Gabriel de Vallseca's 1439 Portolan Chart of is one of the most important examples of the medieval cartography of our country. It depicts the Mediterranean, the Black Sea, the Sea of Azov and the Atlantic coasts of Europe and North Africa. This piece is the oldest known by the Majorcan cartographer, who trained in the Majorcan School of Cartography founded by Jafudà Cresques.
The information it contains reflects the knowledge of the period with regard to physical geography (orography, hydrography, etc.), biological geography (flora and fauna) and political geography (notes on monarchs of various reigns, customs and other significant historical facts).
The chart bears an inscription on the verso stating it was purchased by Amerigo Vespucci circa 1480. Drawn on fine parchment, the manuscript was apparently purchased as a deluxe article rather than for its potential application to navigation.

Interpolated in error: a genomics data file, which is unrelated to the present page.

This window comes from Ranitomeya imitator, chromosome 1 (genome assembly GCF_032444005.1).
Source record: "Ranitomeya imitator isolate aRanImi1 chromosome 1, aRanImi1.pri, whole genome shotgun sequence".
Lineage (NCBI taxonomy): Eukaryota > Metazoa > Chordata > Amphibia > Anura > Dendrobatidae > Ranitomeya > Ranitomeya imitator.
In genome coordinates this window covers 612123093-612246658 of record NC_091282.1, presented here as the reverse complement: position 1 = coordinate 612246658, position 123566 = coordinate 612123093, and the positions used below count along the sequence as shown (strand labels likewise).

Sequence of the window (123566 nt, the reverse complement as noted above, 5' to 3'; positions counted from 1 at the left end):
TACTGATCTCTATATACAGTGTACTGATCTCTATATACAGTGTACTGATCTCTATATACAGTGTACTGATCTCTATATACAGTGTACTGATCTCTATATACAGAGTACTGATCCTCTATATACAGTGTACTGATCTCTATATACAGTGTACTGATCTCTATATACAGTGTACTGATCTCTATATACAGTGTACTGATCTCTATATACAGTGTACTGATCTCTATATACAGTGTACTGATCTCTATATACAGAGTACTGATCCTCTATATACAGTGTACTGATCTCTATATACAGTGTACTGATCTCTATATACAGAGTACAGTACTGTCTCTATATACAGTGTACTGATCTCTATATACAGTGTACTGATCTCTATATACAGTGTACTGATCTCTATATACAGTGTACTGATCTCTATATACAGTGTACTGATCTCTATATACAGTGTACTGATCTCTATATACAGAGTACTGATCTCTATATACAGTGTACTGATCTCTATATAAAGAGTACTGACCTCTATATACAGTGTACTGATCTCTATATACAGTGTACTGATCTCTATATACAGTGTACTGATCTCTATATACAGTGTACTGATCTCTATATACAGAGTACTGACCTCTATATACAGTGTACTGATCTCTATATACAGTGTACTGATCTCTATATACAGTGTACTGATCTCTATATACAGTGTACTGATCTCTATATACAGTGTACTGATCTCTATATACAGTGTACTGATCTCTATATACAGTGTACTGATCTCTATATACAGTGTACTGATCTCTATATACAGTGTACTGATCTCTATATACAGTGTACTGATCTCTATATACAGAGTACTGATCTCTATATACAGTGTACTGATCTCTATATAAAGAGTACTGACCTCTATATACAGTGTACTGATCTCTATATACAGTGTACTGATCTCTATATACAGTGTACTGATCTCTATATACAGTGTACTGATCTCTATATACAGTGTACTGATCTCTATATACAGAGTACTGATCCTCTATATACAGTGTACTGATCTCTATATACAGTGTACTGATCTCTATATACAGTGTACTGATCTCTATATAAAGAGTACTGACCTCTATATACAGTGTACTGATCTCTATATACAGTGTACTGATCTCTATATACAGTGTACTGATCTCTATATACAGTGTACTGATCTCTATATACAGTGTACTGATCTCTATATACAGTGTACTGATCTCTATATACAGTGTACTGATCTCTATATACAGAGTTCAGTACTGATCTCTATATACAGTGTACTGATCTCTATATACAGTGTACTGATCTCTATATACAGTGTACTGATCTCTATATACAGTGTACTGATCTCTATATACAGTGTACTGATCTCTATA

In the first half of the 19th century, the chart was inherited by part of the Mallorcan Despuig lineage, namely the Counts of Montenegro of Mallorca. In the winter of 1838, the most renowned, if regrettable, episode in the chart's history took place, witnessed by George Sand and Fryderyk Chopin. (Learn more about this episode by downloading our PDF catalogue. Click here)
<<...Both are produced to the highest standard of quality; the chart facsimile in particular is impressive because of the effort made to reproduce the original, even to the small defects in the vellum. The colors of the facsimile appear to be true to life and the resolution of the image is sufficient to read the placenames and legends.>> , The PORTOLAN